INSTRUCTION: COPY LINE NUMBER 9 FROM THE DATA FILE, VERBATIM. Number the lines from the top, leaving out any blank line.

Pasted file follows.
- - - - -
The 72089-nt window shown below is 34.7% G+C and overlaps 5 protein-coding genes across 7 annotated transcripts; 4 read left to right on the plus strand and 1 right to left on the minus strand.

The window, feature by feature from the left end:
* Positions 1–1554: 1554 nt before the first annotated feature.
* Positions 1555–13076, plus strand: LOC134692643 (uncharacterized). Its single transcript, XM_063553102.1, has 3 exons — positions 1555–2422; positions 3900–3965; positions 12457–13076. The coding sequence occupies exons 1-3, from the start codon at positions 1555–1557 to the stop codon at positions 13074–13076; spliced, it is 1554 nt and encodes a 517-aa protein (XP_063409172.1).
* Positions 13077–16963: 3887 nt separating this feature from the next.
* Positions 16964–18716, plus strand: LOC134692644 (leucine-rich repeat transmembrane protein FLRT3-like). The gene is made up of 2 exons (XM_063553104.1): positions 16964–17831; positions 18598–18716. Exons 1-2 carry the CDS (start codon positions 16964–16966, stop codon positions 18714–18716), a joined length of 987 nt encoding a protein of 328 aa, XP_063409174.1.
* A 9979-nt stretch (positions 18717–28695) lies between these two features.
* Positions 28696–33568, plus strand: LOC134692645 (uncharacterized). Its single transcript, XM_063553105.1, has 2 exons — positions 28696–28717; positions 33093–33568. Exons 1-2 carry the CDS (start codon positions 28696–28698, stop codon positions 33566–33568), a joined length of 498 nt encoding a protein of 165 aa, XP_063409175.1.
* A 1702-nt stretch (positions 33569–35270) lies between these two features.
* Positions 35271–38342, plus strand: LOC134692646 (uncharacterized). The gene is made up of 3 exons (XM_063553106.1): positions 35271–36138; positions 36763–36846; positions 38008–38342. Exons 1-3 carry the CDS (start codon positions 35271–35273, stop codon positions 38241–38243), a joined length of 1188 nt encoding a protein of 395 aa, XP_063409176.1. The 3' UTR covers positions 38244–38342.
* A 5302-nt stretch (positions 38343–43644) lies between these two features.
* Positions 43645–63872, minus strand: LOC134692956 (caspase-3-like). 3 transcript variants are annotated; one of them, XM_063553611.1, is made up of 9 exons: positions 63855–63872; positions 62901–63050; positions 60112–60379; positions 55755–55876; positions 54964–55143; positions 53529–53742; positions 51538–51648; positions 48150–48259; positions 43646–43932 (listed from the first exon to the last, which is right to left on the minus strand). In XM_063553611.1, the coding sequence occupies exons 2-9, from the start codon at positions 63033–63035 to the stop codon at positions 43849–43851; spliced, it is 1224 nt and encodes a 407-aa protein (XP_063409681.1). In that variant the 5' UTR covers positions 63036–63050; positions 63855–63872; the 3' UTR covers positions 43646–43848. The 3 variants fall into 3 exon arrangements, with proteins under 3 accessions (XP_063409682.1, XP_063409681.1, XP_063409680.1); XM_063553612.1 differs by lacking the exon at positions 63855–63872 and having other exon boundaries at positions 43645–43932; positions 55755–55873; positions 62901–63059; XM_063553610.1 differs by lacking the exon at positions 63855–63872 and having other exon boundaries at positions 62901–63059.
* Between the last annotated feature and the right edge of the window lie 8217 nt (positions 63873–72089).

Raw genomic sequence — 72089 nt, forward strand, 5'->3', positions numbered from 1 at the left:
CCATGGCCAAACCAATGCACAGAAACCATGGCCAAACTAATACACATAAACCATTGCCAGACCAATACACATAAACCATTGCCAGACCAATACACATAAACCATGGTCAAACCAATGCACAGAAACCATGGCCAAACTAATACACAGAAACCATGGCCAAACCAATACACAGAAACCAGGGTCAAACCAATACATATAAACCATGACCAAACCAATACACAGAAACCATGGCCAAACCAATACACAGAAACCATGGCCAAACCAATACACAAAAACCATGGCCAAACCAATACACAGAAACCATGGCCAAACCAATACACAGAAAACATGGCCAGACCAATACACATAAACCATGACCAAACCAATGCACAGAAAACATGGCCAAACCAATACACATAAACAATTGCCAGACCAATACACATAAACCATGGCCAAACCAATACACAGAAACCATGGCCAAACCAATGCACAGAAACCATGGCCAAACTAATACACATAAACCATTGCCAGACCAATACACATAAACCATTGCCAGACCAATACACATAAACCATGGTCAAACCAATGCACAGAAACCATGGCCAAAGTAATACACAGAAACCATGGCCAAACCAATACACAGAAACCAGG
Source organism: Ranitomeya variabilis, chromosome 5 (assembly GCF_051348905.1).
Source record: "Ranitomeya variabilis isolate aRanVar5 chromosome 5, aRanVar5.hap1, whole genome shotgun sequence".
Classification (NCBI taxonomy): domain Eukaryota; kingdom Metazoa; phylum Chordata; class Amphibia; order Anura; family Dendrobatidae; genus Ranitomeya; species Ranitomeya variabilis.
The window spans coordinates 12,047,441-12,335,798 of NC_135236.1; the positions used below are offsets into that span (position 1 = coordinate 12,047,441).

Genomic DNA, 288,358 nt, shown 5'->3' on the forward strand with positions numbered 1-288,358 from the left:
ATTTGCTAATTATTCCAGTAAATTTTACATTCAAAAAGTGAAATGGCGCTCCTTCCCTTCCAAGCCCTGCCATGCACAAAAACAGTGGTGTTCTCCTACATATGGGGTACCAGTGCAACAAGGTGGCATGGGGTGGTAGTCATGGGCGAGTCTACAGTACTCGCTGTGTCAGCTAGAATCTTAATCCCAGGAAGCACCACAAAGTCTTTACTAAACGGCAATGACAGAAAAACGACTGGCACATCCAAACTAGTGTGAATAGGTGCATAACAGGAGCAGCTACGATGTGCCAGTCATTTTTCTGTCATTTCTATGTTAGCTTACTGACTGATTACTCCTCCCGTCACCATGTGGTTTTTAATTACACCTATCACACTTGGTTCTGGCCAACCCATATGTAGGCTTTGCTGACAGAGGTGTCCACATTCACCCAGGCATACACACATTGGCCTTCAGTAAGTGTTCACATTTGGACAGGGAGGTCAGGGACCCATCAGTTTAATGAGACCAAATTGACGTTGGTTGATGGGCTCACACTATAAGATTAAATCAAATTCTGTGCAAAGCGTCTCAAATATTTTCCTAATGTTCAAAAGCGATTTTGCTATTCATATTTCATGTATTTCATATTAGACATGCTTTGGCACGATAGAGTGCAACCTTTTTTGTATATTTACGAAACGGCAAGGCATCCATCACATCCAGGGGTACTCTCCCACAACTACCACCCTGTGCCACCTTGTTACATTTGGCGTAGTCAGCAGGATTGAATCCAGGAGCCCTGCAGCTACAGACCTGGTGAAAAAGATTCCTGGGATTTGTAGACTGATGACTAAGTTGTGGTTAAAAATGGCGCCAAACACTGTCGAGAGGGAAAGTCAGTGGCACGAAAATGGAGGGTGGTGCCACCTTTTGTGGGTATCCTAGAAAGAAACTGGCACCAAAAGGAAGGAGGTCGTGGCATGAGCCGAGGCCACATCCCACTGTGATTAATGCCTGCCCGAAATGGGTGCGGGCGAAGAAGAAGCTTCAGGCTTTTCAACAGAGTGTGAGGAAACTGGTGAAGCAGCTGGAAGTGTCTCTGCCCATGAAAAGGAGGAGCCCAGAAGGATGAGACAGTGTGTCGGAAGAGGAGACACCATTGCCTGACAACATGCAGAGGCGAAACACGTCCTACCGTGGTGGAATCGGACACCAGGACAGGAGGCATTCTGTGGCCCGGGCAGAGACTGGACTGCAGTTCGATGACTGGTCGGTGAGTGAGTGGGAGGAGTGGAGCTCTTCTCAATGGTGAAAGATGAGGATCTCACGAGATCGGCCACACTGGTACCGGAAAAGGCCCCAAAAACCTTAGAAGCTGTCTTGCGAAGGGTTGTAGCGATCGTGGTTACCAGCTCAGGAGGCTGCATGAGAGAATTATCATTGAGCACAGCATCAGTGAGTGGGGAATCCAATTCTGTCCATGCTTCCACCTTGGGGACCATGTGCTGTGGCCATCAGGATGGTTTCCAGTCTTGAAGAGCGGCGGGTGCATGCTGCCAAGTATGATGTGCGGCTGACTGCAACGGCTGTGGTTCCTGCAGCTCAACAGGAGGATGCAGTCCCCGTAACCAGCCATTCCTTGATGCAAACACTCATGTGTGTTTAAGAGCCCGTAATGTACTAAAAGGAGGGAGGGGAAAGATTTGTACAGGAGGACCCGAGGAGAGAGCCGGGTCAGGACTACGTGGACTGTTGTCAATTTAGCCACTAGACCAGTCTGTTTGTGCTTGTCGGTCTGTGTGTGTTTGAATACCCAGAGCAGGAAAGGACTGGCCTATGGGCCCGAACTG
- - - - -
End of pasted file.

* A 1702-nt stretch (positions 33569–35270) lies between these two features.